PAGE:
“Night of the Living Dead” stars Duane Jones, Judith O’Dea, Karl Hardman, Marilyn Eastman, Keith Wayne and Judith Ridley. It’s written and directed by George A Romero (Dawn of the Dead, Day of the Dead, Diary of the Dead)
A group of strangers trapped in a farm house must fight flesh eating zombies in hope that a rescue team will find them. Theory is that a satellite returning from Venus was contaminated with radiation that could have the capacity to mutate human beings. Anyone who dies during this crisis will return as zombies, including those who get bitten by one.
Do yourself a favor and don’t just watch this movie, listen very carefully. The dialog creates not only an interesting film, but also a film that stands on its own as what occurs during misguided fear. After four decades, “Night of the Living Dead” not only lives up as the greatest horror film of all time, it is also one of the top 20 greatest films ever made. Given the shoe-string budget this movie was made with, Romero managed to create a well-rounded classic. From the hollow sound to the scratchy picture, it all makes for low-quality perfection.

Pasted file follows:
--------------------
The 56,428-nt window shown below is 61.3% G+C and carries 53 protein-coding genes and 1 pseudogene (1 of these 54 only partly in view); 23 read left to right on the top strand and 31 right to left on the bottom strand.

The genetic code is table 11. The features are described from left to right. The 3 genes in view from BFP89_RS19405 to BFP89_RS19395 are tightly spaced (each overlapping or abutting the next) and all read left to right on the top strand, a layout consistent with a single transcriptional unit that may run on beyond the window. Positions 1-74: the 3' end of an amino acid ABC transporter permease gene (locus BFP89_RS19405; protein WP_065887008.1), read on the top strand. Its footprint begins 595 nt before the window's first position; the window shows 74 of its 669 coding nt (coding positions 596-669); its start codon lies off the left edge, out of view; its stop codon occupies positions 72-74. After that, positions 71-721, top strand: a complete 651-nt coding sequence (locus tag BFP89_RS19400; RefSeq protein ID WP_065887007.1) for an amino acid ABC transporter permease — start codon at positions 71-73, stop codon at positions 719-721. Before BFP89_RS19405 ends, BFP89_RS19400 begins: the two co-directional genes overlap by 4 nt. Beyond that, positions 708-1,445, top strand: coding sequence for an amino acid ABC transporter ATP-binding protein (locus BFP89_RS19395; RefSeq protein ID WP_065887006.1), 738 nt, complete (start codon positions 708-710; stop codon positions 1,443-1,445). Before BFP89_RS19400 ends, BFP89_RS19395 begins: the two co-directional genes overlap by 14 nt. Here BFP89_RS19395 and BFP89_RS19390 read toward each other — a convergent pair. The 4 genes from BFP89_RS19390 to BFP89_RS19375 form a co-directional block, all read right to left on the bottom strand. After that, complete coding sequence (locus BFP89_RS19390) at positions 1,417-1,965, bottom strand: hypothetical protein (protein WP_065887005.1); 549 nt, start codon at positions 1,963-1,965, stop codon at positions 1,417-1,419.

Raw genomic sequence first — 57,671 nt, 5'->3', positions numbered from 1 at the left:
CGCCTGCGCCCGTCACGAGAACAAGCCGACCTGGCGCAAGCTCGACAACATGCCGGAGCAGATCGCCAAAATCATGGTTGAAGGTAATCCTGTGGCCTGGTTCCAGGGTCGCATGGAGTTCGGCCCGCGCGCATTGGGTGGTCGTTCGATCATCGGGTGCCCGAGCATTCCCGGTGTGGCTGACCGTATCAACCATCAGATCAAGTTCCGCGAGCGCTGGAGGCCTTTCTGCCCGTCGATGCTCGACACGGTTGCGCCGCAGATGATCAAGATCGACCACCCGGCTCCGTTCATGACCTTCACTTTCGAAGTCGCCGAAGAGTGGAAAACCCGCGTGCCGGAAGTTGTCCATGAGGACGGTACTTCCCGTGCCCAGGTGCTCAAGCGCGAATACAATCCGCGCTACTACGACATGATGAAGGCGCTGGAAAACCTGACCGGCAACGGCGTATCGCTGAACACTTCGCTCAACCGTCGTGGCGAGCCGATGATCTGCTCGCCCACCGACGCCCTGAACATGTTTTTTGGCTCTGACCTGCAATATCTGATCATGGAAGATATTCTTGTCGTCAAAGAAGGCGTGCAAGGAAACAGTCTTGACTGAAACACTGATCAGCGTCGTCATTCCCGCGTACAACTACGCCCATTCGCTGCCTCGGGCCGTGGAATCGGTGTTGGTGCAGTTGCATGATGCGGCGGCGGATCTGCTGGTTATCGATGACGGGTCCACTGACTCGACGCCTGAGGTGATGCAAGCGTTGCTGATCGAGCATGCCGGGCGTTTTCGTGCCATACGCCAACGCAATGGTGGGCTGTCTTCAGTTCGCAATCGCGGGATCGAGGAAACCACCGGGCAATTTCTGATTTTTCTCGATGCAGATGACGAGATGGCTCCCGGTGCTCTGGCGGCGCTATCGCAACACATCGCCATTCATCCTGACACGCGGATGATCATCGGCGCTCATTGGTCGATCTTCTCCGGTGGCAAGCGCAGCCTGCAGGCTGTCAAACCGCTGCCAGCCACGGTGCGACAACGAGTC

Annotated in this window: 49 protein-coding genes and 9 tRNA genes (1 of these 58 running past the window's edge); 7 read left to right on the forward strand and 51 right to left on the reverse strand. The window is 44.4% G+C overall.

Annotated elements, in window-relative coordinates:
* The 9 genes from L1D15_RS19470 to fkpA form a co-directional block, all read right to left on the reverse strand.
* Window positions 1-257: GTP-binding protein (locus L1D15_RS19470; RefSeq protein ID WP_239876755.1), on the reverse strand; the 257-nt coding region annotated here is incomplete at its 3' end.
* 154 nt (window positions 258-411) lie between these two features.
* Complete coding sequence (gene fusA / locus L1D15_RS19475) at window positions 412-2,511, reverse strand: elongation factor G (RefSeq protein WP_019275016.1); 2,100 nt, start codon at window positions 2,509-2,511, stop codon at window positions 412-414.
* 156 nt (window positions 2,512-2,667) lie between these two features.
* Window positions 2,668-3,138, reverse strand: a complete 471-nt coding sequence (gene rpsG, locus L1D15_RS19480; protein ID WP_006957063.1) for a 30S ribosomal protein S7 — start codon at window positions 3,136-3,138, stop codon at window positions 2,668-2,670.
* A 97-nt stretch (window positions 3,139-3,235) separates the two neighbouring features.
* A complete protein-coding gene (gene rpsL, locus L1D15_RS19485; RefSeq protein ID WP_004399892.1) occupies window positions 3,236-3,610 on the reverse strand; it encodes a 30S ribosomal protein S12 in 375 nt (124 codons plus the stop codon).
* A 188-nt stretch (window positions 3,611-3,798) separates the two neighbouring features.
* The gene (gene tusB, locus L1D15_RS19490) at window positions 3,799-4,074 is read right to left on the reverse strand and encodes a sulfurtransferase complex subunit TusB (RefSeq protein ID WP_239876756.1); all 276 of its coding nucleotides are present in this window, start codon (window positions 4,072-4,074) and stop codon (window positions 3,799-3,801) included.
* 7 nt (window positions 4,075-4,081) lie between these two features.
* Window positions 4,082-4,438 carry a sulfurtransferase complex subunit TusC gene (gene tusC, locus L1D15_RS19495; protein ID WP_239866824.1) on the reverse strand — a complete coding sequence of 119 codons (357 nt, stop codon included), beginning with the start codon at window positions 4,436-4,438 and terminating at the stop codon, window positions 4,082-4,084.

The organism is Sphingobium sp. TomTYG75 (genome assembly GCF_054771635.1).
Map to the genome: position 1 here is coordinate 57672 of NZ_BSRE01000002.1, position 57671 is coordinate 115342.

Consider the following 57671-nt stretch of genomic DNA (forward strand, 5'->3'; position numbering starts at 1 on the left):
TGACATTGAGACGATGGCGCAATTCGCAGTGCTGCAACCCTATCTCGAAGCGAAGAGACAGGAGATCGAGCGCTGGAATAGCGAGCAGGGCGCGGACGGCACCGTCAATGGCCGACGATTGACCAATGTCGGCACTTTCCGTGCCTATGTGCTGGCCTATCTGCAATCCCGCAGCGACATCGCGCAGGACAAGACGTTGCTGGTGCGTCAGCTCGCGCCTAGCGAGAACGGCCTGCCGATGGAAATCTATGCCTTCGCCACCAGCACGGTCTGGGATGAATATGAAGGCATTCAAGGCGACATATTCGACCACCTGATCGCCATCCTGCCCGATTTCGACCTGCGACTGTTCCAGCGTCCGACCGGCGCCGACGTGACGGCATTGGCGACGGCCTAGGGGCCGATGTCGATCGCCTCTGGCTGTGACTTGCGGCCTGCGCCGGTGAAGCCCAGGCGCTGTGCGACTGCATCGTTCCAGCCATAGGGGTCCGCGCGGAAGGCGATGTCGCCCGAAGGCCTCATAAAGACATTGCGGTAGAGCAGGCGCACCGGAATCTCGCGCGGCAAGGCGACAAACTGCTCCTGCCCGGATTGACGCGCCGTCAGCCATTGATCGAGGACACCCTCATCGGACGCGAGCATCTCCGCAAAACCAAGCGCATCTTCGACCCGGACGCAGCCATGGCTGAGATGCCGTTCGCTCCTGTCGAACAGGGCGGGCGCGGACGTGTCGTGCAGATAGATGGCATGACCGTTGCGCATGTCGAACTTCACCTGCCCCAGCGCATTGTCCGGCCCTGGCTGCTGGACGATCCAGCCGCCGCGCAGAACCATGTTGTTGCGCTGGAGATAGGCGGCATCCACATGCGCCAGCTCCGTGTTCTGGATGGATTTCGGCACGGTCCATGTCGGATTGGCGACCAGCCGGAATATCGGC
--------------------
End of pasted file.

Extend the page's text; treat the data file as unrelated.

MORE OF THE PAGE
This is a historical monument in film-making made back in the day, when zombies were scary. One of those rare films where you can actually feel the fear caping your inner thoughts. Most of the dialog relies on the imagination of the viewers. This might make it hard for this generation to be throughly entertained, considering this generation has a hard time using their imagination. I had a grand time picturing the occurrences being explained, rather than actually seeing them happen. This film has style and substance.
I have no complaints about George A. Romero’s directorial debut. This launched the career of one of the most talented film-makers of all time. Although his latest work hasn’t been the best, he created a film that will be praised for years to come and deserves every blood-drenched bow as a courtesy from horror fans. If you haven’t seen this yet, you haven’t seen classic horror.